Substitutions: If any of your hitters fail to appear in at least 108 games (2/3rds of the season) during the 2019 season, you may swap them for a reserve player from any position. If any of your starting pitchers fail to make 20 starts throughout the 2019 season, you may swap them for a reserve. If your closer fails to appear in at least 45 games in the 2019 season (save opportunity or not), you may swap them for another relief pitcher.

Our Team:

For this game, we’ll be using the hard mode of staying under the $132 million salary cap.Opening two blasters yielded enough position players and pitchers to field several teams, so you should have no trouble building a team or three to play along. A lot of good players got the snub due to our salary cap restriction. We passed on elite fantasy players like J.D. Martinez, Mookie Betts, Jose Altuve, Nolan Arenado, Clayton Kershaw, Corey Kluber, and Stephen Strasburg simply because we could not make the numbers work. Our strategy was to divide the money in half as close as possible to balance out hitting with pitching.

Hitting:

Designated Hitter: Mark Trumbo ($13.5 Million)
Catcher: J.T. Realmuto ($5.9 Million)
First Base: Anthony Rizzo ($11.28 Million)
Second Base: Gleyber Torres ($605,000)
Short Stop: Francisco Lindor ($10.55 million)
Third Base: Rafael Devers ($614,500)
Outfield: Ronald Acuna ($560,000)
Outfield: Mike Trout ($17.6 million)
Outfield: Mitch Haniger ($590,000)

2019 Hitting Payroll = $61.19 million

We ran into a salary cap problem after our initial team configuration, which meant that J.D. Martinez and his $28 million contract had to be downgraded to Mark Trumbo’s more manageable $13.5 million deal. Our second and third year players provide insane value for their price tag, allowing us to pay for Trout, Rizzo, Lindor , and Trumbo. We went with the hometown favorite Mitch Haniger as a sentimental pick over a certain player riding our bench. More on that later.

Pitching:

SP: Justin Verlander ($28 million)
SP: Gerrit Cole ($13.5 million)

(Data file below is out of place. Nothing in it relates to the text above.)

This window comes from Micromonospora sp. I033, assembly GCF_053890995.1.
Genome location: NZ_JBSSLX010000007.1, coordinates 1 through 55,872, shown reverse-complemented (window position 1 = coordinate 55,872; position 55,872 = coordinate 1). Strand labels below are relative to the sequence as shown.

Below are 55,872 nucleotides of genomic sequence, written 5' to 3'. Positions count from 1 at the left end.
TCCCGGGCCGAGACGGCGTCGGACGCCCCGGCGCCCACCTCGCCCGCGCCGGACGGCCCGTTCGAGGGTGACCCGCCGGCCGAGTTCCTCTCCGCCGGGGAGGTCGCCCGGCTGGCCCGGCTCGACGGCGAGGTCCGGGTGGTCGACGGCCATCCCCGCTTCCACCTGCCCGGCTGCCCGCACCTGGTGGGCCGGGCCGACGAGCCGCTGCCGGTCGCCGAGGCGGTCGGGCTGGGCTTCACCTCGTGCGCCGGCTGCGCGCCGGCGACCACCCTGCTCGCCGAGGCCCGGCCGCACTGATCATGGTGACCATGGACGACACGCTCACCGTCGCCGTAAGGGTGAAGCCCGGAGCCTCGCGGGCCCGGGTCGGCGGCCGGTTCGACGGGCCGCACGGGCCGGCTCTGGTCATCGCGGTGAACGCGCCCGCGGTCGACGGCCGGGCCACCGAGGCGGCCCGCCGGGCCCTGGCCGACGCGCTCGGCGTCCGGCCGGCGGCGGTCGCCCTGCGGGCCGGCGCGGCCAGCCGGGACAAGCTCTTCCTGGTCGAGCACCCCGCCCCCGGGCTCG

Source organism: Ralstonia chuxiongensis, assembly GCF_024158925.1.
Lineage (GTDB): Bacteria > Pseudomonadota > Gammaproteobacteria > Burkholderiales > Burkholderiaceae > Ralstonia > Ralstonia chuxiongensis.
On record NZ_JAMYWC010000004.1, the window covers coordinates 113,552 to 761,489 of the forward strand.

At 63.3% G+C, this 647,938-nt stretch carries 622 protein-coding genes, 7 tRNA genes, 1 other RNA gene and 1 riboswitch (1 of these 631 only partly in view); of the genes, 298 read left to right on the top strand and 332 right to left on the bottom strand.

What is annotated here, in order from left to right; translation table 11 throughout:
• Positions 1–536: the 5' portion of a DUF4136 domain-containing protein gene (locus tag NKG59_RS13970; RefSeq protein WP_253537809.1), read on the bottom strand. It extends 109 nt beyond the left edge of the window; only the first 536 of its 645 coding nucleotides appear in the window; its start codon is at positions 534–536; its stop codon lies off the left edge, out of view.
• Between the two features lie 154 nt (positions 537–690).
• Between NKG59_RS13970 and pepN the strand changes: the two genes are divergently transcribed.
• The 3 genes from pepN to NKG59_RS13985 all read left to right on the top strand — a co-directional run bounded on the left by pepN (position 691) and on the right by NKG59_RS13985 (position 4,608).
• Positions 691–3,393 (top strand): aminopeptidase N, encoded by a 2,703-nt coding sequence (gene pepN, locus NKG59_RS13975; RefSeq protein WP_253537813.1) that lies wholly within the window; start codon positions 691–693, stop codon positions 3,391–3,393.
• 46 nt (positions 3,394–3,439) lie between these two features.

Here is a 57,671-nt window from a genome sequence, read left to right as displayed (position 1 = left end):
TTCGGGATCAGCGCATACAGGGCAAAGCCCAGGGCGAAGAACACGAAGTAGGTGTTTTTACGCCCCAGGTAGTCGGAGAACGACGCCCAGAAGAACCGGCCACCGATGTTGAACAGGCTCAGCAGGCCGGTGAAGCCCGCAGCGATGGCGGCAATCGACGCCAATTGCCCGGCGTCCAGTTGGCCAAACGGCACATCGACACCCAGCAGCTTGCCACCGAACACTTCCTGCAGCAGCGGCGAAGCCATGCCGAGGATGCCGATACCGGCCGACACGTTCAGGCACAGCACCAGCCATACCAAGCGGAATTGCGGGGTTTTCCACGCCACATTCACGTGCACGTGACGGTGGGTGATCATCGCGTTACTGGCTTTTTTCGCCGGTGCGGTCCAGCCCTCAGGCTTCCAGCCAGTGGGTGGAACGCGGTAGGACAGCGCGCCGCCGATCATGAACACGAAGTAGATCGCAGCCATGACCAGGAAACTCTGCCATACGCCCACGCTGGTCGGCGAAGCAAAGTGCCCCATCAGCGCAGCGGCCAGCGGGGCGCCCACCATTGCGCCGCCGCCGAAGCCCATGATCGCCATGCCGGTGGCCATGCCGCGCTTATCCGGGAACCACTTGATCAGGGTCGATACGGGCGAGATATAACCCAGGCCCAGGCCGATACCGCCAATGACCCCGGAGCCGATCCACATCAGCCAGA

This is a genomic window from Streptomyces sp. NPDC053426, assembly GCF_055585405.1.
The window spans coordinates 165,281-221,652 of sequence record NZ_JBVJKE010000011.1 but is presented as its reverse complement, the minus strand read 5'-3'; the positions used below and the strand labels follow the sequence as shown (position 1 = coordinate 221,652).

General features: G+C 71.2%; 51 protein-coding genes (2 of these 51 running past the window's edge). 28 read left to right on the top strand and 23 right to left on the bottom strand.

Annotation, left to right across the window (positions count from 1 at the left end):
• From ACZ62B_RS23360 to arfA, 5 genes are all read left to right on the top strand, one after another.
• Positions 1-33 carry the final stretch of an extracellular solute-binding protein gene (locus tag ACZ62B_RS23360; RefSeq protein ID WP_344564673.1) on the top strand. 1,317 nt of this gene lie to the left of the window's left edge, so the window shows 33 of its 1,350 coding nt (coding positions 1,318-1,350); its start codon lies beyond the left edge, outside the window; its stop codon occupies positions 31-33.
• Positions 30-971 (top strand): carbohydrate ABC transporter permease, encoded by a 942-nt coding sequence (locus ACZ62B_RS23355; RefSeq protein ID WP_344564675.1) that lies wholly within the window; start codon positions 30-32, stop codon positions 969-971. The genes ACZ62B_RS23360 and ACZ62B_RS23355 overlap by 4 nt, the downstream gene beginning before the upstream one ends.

SP: Trevor Bauer ($13.0 million)
SP: Blake Snell ($1.6 million)
SP: Jacob Degrom ($9.0 million)
Closer: Edwin Diaz ($607,000)

2019 Pitching Payroll = $65.7 million

We had way too many good pitchers to choose from, so we had to make some extremely tough decisions. In the end, we decided that the Houston Astros 1-2 combo of Verlander and Cole simply provided too much value to overlook. Trevor Bauer has in insane K/9 ratio, and reigning AL CY Young Winner Blake Snell is the best deal in the Opening Day set. We round out our pitching staff with the NL Cy Young Winner Jacob Degrom and his new teammate Edwin Diaz, who should still be capable of closing 50+ games for what should be a competitive New York Mets team.

Reserves

Hitter: Juan Soto ($578,000)
Hitter: Max Muncy ($575,000)
Hitter: Whit Merrifield ($1.0 Million)
Pitcher: Dereck Rodriguez ($561,000)
Pitcher: German Marquez ($565,000)

Bench Reserves Payroll = $3.279 million

Admittedly, spending $126.89 million of our $132 million before considering a bench probably wasn’t the best idea. Our team finds itself extremely thin in the event of a pitching injury, with us not having the cap room to add a veteran or top backup pitcher. All in all, we spent  $130.1 million of our $132 million, and it was extremely difficult to pass on some of the game’s best. If we had played uncapped, our team would have looked substantially different!

What do you think about our fantasy game and scoring system? Have you come up with any good ways to turn your trading cards into an interactive ‘fantasy sport’? If you decide to play along at home with us, let us know how your draft goes and who’s on your team! We’ll be checking in with an update blogs along the way throughout the season to track our progress!